Stab stitch ties.
Stab stitch ties.

The edges and hem are a simple rolled edge and hemming stitch and the waistband and ties were a small stab stitch. 

All together, it's made a handy little apron. It took all of a day to make, and I honestly don't know why it hadn't been finished off sooner.

All done now! Success!


Easter things

Underarm seam
Underarm seam

I finally finished the pink linen gown tonight and have 3/4 finished a white, linen apron which was made from left over bits. I'm hoping to take a photo of the pink gown in the herb patch with a basket so it looks a bit Easter-y tomorrow, if it's dry and I can find someone to point the camera.

I also tidied the workroom and put fabric into piles so I can kid myself about using them soon. The room's much neater now, but still too full to actually use as a workroom more than a storeroom.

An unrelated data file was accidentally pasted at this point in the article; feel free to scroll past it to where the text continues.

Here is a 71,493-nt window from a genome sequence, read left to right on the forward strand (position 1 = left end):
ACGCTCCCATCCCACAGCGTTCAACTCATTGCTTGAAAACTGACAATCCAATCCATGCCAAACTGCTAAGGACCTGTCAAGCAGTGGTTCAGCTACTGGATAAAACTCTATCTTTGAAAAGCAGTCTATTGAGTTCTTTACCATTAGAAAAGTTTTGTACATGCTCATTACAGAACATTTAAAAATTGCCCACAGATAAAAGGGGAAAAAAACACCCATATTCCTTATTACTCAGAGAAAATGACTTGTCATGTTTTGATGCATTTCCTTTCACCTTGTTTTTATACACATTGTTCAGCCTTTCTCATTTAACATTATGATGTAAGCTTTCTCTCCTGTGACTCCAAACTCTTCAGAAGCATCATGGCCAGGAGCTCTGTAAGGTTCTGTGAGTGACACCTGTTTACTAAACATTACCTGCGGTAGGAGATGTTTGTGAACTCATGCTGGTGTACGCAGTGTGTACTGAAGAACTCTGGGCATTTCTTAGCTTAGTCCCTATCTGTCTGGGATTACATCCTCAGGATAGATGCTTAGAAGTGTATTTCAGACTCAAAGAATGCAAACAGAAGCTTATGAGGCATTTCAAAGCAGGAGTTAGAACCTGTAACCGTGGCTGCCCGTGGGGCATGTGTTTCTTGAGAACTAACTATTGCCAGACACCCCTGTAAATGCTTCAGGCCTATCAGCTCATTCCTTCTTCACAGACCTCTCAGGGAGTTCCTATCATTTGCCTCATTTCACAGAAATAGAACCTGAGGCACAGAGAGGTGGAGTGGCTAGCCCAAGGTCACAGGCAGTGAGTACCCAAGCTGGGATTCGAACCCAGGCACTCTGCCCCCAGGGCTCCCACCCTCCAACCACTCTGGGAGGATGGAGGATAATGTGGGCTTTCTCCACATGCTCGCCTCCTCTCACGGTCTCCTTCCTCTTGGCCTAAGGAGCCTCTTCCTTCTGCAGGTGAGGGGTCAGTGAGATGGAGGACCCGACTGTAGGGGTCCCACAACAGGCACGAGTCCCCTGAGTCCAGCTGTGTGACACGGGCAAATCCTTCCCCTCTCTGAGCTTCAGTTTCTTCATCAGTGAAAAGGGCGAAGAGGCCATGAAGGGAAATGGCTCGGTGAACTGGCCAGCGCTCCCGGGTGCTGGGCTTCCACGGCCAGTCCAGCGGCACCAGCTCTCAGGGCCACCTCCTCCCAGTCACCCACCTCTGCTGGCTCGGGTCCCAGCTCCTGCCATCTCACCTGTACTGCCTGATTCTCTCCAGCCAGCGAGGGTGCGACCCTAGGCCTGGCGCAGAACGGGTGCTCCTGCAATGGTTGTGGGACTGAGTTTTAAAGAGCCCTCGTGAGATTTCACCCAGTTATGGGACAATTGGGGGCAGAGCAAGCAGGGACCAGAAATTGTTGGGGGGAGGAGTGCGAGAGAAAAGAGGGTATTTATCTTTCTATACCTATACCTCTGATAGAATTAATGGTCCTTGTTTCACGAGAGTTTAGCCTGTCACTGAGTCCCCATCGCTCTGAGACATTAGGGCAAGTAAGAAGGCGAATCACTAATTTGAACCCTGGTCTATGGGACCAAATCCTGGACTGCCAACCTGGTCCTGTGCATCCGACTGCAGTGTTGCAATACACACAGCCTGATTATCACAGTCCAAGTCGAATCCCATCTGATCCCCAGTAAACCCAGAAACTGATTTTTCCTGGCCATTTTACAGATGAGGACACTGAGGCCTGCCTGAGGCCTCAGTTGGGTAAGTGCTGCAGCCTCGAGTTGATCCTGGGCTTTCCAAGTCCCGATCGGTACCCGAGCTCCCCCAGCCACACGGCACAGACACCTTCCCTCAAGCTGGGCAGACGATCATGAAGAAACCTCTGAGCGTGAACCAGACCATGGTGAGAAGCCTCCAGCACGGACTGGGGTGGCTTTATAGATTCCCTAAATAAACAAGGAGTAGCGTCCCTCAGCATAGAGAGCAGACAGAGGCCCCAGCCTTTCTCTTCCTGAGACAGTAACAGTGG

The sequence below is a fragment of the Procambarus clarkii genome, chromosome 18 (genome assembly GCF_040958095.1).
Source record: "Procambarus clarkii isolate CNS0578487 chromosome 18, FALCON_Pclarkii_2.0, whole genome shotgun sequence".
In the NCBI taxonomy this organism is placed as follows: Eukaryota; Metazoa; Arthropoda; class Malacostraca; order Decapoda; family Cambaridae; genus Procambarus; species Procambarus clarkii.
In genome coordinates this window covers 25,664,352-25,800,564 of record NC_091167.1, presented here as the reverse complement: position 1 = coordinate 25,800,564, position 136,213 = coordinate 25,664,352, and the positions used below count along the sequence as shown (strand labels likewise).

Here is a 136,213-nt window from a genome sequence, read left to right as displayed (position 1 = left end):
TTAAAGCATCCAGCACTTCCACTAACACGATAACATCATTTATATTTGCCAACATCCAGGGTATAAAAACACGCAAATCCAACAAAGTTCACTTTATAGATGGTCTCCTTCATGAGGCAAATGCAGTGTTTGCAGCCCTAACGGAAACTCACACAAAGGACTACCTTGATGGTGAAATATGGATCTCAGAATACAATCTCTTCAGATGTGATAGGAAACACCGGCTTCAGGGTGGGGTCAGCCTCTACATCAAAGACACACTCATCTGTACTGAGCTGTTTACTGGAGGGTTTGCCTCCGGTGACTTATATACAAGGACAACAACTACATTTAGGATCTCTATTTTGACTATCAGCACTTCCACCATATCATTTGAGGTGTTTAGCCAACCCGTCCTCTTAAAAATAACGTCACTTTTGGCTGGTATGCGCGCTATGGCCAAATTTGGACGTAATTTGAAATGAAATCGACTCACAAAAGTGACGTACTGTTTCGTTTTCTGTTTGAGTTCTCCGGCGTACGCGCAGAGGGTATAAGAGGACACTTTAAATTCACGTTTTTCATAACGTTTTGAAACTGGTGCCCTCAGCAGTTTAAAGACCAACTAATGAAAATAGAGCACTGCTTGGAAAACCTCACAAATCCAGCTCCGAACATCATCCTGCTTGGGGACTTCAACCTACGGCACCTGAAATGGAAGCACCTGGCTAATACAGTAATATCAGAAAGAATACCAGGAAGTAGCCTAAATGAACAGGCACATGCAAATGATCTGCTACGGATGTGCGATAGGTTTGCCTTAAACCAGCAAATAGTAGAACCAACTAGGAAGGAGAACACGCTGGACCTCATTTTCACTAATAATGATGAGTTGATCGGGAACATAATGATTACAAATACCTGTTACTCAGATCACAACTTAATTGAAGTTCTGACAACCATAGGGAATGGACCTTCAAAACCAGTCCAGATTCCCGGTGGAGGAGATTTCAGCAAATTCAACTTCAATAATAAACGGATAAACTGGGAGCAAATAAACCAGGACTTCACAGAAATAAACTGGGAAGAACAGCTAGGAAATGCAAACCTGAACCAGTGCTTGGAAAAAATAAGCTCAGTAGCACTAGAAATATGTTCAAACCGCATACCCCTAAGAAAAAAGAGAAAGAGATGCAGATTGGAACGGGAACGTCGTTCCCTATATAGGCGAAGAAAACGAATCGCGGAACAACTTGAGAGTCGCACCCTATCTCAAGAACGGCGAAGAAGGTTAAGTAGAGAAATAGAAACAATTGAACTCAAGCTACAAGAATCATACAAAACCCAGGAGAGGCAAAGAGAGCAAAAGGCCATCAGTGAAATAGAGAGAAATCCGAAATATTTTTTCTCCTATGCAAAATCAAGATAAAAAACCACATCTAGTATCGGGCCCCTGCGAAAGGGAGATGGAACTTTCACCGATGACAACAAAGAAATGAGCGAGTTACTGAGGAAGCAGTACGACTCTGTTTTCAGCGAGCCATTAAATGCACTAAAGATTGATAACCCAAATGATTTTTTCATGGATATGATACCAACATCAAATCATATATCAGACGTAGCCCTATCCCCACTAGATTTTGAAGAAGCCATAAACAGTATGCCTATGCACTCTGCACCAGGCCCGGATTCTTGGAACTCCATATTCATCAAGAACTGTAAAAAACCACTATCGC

I'm still recovering from an accident I had last night where I tripped over a power cord and my own feet and landed heavily on my knees and one wrist. Nothing's broken, but I'm very sore and whiny and my midfoot has swollen a bit. Both knees are bruised and sore, but mostly it's my pride. Happily, my cough has disappeared quickly and I'll be able to return back to work on Tuesday without alarming co-workers or patients.

It's been cool and rainy, so it's been a good day for sewing, although I didn't get a  chance to give the grandbabes their Easter eggs and now I'm eyeing them off... sewing and snackables go hand in hand, right?

I also attempted Easter themed photos of my cat for her Insta (don't judge me, but she's @gummibearthegrey if you're interested.)

My constant sewing companion, @gummibearthegrey
My constant sewing companion, @gummibearthegrey